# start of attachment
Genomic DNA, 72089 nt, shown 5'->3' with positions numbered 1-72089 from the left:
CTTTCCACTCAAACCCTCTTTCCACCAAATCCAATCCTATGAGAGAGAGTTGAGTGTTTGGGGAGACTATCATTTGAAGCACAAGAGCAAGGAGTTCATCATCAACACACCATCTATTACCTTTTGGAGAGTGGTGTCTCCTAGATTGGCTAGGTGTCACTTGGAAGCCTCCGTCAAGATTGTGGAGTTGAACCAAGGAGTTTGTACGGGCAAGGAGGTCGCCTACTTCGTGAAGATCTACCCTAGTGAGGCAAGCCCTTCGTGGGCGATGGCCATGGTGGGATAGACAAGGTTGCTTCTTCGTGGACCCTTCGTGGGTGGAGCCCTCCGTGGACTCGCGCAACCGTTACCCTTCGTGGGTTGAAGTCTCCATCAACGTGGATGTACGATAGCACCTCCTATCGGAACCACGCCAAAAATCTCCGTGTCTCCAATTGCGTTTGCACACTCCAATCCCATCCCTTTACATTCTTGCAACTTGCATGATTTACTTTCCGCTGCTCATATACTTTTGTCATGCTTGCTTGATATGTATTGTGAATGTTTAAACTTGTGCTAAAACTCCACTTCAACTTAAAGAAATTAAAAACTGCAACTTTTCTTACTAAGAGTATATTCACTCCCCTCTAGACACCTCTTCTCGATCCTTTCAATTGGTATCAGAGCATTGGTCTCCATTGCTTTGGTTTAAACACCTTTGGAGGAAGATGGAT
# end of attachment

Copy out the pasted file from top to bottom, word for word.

Genomic DNA, 72089 nt, shown 5'->3' with positions numbered 1-72089 from the left:
CTTTCCACTCAAACCCTCTTTCCACCAAATCCAATCCTATGAGAGAGAGTTGAGTGTTTGGGGAGACTATCATTTGAAGCACAAGAGCAAGGAGTTCATCATCAACACACCATCTATTACCTTTTGGAGAGTGGTGTCTCCTAGATTGGCTAGGTGTCACTTGGAAGCCTCCGTCAAGATTGTGGAGTTGAACCAAGGAGTTTGTACGGGCAAGGAGGTCGCCTACTTCGTGAAGATCTACCCTAGTGAGGCAAGCCCTTCGTGGGCGATGGCCATGGTGGGATAGACAAGGTTGCTTCTTCGTGGACCCTTCGTGGGTGGAGCCCTCCGTGGACTCGCGCAACCGTTACCCTTCGTGGGTTGAAGTCTCCATCAACGTGGATGTACGATAGCACCTCCTATCGGAACCACGCCAAAAATCTCCGTGTCTCCAATTGCGTTTGCACACTCCAATCCCATCCCTTTACATTCTTGCAACTTGCATGATTTACTTTCCGCTGCTCATATACTTTTGTCATGCTTGCTTGATATGTATTGTGAATGTTTAAACTTGTGCTAAAACTCCACTTCAACTTAAAGAAATTAAAAACTGCAACTTTTCTTACTAAGAGTATATTCACTCCCCTCTAGACACCTCTTCTCGATCCTTTCAATTGGTATCAGAGCATTGGTCTCCATTGCTTTGGTTTAAACACCTTTGGAGGAAGATGGAT